Back in the U.S.S.R.
That's it. I promise. There will be no further Russian jokes or puns from here on out; Metro just doesn't support buffoonery at the expense of the motherland. Based on the book by Dmitry Glukhovsky, Metro 2033 introduced players to life after the bomb(s) where what remains of mankind survives underground and just can't catch a break. If radiation, horrifying mutants, and general shittiness of life don't bring you down, maybe the communists and nazis can. Hardened men fight in tunnels with hand-crafted firearms among other deadly weaponry, but you might still trip and impale yourself on the wreckage, or at the very least get a nasty bout of tetanus from the fall.
Metro: Last Light revisits Artyom, retains much of what made the first game great and introduces a cast of new characters. Have I mentioned that it looks absolutely jaw-dropping? I can't stress it enough, but that otherworldly fidelity has a major impact on gameplay too. I played this on PC and cranked my settings up, but even on lower settings textures, models, and effects impress. Despite minor complaints and moments of awkwardly forced titillation that nearly wreck its somber and engrossing atmosphere, Last Light proves exhilarating, haunting, and one of the best-looking games ever.
In 2033, Artyom discovered the Metro, nuke-proof subways and tunnels under Moscow that house different factions, competing ideals, and guns, lots of guns. Even Neo would be impressed with the amount of weaponry and ammunition underground. All trade is conducted in military-grade bullets which makes me wonder what the average comrade had in their pockets as they fled radioactive blasts. You can use these rounds, but then you won't have cash for traders on your journey. Each of your three weapons can use different ammunition, different attachments, and kind of become completely different firearms after modification. I started using a pistol with a stock and extended barrel exclusively to snipe, but later attached a laser sight for hip-fire accuracy. All that customization can make guns feel overpowered, but thanks to ammo rationing, you aren't able to rely on them forever.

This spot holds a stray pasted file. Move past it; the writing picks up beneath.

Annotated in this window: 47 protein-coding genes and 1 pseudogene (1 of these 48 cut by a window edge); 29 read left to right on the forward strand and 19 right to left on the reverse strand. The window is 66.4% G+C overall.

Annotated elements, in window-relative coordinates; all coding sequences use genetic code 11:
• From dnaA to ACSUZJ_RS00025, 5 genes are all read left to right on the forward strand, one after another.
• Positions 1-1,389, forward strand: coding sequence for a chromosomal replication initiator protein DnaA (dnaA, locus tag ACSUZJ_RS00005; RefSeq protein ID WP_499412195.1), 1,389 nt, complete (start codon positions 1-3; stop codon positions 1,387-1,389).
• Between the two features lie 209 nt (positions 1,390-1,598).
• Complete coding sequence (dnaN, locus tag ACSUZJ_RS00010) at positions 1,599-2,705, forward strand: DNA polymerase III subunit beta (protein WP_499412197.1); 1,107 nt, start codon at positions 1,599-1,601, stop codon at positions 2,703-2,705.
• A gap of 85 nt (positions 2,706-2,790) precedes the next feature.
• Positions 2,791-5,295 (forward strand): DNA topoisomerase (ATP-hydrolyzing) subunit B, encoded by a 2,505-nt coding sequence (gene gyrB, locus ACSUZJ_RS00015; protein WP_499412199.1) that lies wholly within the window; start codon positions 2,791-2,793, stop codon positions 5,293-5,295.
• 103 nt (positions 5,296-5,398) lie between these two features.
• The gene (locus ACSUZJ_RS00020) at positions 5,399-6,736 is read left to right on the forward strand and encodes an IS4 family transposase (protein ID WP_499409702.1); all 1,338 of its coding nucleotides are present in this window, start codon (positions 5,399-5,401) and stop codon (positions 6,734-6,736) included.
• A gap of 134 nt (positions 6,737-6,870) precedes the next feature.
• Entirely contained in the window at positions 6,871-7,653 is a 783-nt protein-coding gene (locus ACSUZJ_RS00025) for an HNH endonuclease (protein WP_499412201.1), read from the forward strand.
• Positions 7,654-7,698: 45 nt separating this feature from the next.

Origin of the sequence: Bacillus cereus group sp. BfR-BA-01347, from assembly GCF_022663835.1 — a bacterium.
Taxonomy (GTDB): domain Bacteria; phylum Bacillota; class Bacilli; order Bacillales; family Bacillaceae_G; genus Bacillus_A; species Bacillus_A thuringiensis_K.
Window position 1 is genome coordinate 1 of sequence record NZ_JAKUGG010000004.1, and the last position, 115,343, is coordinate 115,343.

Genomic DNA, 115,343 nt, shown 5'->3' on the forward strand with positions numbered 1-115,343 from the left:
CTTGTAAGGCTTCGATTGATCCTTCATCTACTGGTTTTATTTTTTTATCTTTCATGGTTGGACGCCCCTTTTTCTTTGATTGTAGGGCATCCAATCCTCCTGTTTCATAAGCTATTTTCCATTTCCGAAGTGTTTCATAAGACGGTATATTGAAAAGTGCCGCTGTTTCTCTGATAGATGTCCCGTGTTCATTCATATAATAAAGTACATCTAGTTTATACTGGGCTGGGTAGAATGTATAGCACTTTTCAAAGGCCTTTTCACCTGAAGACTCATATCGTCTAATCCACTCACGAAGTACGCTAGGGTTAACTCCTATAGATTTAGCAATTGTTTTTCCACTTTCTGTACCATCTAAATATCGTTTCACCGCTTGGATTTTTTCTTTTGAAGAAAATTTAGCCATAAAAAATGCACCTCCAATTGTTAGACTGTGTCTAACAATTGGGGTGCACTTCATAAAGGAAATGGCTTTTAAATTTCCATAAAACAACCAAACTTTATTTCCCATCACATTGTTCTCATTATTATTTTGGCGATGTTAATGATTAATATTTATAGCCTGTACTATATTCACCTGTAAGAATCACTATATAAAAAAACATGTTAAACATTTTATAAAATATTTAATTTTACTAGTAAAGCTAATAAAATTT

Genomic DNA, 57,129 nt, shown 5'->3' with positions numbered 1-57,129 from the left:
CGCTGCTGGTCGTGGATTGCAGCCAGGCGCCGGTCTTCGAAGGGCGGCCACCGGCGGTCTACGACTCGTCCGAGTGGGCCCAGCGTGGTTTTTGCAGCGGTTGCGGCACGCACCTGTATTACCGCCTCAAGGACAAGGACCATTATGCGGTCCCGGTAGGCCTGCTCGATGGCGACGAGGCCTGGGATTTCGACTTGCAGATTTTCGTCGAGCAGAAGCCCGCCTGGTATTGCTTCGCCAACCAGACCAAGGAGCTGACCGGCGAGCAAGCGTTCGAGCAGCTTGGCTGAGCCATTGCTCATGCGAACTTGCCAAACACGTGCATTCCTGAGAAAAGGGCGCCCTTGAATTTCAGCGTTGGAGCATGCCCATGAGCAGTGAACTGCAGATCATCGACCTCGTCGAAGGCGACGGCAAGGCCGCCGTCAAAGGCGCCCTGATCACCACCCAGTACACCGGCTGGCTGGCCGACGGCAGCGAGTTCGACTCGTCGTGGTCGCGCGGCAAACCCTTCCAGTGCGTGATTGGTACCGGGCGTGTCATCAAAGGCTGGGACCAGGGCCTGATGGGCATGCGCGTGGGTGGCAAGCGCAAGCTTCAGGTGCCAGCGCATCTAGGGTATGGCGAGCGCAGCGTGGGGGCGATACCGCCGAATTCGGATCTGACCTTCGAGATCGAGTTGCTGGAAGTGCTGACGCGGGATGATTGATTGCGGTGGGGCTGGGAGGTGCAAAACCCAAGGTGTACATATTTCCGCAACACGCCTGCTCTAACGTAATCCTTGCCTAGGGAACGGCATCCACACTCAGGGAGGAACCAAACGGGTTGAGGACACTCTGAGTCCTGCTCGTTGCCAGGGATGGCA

As Artyom ventures out in search of what many consider to be a weapon (but what he knows to be mankind's last hope), you'll run into all manner of enemies. There are mutated monsters both on the surface and underground, in addition to a ton of bandits, rapists, murders, soldiers, nazis, and thugs. You can't trust anyone, and that makes for quite a few truly surprising twists and turns in Last Light's narrative. For the first few hours, I couldn't put my finger on what caused me to become so invested in the narrative and world, but then I hitched a ride on an oddly familiar hot-rod rail car.
I revved the engine and took off, spotting doors and opportunities to explore off-track. I equipped my shotgun and departed, igniting my bullet-shaped lighter to burn spiderwebs in my way. The little bastards scurried up out of sight as webs sparked and hissed in combustion. I heard bigger monsters scurrying around and caught them fleeing my flashlight. These mutant spiders could be burned by light, until they flipped over allowing me to deal massive damage to their undersides, just like ancient crabs. It was silly, but the flaking skin, satisfying ring of spent ammunition, and blood splatter on my gas mask sold the moment. I took a second to wipe my mask, but in that moment my obscured vision left me open to attack.
Thinking I had dealt with each monster, I tried to find the loot at the end of the tunnel and scurried around with my compass out. Like Dead Space, information normally seen on your HUD is accessed from your equipment. Your light will only fend off those spiders if you've cranked out enough juice, but I'd run out in the previous encounter. When the next monster screeched and attacked from behind, I physically jumped like I had in Ravenholm.